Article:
To framework or not to framework?

Posted on 2015-11-10.
What level of complexity do you want to be at? Are you really thinking about and understanding what you're doing or are you just following "trends" and always using a framework?!

Software development should be all about understanding technology and not about following "trends", but that's not the way things are any longer.

If you are a software developer do yourself a great favor and read the following books - if you haven't:

These books are some of the best books about software development. They are not about following trends, they are all about understanding what you're doing, and they should be obligatory reading for any programmer.

Concepts, religion, and principles

Even concepts as fundamental as elimination of code duplication (DRY), code expressiveness, and the sinle responsibility principle (SRP) can be taken too far.

In an effort to make our classes and methods small (when working with the object oriented paradigm), we might create to many tiny classes and methods. The more abstraction you use, the less efficient and error prone the application becomes. The higher abstraction, the more detail and efficiency, is lost.

Every rule has it's exceptions. Don't be fanatical or religous about following rules and principles when programming!

The more abstraction you use, the more difficult it becomes to maintain and change code. And don't think for a minut that a code block consisting of multiple processes always and by nature benefits from separation and a single responsibility principle. If that code block is easy to understand and it is running efficiently, you can be sure that splitting the code block up into multiple independent methods in multiple independent classes will most likely not only decrease efficiency, but also decrease readability.

If you make things really simple by having less code, you can change code as easy as hitting the DELETE button! It also becomes much easier to write documentation because you have less code to document. Don't polute your code base with principle programming, concern yourself with efficient problem solving instead.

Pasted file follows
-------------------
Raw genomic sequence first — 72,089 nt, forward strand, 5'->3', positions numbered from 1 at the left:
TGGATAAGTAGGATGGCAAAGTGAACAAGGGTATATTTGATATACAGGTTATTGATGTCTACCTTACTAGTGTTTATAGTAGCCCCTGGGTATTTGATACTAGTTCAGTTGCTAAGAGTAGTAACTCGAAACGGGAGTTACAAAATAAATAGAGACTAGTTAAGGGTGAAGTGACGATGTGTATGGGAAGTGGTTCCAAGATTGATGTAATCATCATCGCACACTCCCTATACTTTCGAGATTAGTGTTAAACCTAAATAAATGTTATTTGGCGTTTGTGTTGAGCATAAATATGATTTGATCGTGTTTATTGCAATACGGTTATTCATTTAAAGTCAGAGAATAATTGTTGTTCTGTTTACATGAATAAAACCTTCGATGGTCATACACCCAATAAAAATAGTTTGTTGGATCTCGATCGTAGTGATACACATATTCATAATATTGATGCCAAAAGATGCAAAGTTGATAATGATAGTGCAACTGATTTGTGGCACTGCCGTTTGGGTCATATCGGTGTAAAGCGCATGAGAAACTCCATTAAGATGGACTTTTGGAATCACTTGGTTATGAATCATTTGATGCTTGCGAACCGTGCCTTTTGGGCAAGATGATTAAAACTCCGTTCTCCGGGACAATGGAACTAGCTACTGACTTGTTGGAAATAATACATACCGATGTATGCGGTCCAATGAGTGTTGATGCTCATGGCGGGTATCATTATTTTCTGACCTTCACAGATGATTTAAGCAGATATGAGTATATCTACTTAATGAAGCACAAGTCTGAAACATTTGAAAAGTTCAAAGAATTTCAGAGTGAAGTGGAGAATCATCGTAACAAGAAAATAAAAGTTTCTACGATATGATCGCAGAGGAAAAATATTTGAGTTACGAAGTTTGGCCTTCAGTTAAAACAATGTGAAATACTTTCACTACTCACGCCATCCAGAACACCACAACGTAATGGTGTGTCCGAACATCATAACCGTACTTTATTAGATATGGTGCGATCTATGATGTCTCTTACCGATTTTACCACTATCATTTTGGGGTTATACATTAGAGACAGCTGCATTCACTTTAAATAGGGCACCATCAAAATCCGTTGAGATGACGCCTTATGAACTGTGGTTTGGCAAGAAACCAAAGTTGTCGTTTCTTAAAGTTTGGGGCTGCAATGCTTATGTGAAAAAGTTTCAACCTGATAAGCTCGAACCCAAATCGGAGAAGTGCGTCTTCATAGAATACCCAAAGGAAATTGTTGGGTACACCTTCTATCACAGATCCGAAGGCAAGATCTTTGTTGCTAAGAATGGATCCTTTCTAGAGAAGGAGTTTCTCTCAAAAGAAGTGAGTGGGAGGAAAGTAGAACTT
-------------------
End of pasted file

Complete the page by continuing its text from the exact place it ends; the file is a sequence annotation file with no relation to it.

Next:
In the PHP community a really bad trend has become de-facto for developing web applications and that is by the usage of a popular general purpose framework. This trend has not emerged and become popular because it in any way improve the result of the developing process, or because it is the right thing to do from a technology and architectural point of view. This trend has become popular because some of the developers of frameworks has managed to sweep away the masses with their polemic against programming from the ground up with stanzas like, "Don't re-invent the wheel!" and "Don't do it yourself, others are more skilled than you".

The fact of the matter is that these framework fanatics has been caught up in feelings of self-importance and self-glorification because of the thrill of having other people use their products (even when free).

Another fact, expressed in a very clear language, is that:

All general purpose PHP frameworks suck!

-- Rasmus Lerdorf

General purpose PHP frameworks all produce inefficient clutter, they do not improve the resulting software in any way, and they work against the whole purpose of the underlying HTTP technology.

The ideal number of lines of code in any project is as few as possible!

If you really want to understand what Rasmus Lerdorf is talking about you can compare this to the same fact that all general purpose CSS frameworks also sucks!

If you just need to style a couple of tables and a single user form why would you load a multi purpose CSS framework bloated with styling blocks for tons of stuff you would never need? It only makes your website slower.